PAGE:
When Stir of Echoes was in theaters, I begrudgingly went with a friend (he had a car and I didn’t at the time so… yeah). I’m not sure why I didn’t want to see it at the time. I ended up liking it, but this time I’m utterly impressed.
First of all, I’m a bigger fan of Kevin Bacon now than I was before. The guy has a lot more range than your typical name brand and he doesn’t get enough credit for the things he does with his voice. Bacon straddles the line between movie star and character actor quite evenly.
Here he plays a blue collar lineman whose dreams of rock stardom become more and more unlikely the older he gets. He struggles to smile when he discovers his wife is pregnant and about the only fun he ever has is getting drunk at block parties and high school football games. It’s at one of these parties that his sister-in-law (Illeana Douglas) puts him in a hypnotic trance with the intention of “opening his mind.” Unfortunately for Bacon, she’s pried it open a little too far and he soon sees things not meant for mortal eyes.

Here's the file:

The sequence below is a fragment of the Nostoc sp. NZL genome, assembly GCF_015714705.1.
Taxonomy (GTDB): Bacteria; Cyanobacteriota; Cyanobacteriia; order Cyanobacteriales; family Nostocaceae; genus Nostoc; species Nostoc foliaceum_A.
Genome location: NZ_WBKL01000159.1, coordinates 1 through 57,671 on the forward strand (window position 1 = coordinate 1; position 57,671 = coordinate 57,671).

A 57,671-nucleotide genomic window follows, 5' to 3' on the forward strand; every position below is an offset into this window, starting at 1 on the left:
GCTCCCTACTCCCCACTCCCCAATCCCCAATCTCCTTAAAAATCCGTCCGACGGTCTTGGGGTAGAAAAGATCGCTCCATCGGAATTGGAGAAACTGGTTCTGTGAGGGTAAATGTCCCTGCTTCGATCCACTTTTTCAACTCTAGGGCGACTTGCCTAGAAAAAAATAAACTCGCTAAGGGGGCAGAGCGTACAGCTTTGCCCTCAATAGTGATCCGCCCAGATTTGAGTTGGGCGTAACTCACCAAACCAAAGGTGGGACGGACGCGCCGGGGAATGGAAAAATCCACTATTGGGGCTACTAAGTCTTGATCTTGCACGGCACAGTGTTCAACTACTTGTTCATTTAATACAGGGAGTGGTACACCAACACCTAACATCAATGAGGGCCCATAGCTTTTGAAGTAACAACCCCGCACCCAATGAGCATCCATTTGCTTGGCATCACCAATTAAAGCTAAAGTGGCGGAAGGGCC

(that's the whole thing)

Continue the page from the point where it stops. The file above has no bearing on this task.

What we get is a supporting cast of believable characters played by a bevy of familiar faces. David Koepp’s word play make these people all the more likable. Outside of the magic negro trope, which seems ripped out of Kubrick’s The Shining, there’s rarely a misstep and I was glad I had forgotten enough in the years since I first saw it to be surprised again. This isn’t to say the reveal at the end is particularly good, but it’s not as bad as I remembered, either.
I think what’s most interesting about Stir of Echoes is that you’d expect it to be a lot more wholesome considering Koepp’s past work, but he pulls no punches. There’s not a whole lot of gore in the movie, but the imagery he pulls off is genuinely unnerving. So don’t let the gore rating give you the wrong picture: the stuff in this movie is way more effective than the kitschy kind of gore I designed the scale for in the first place.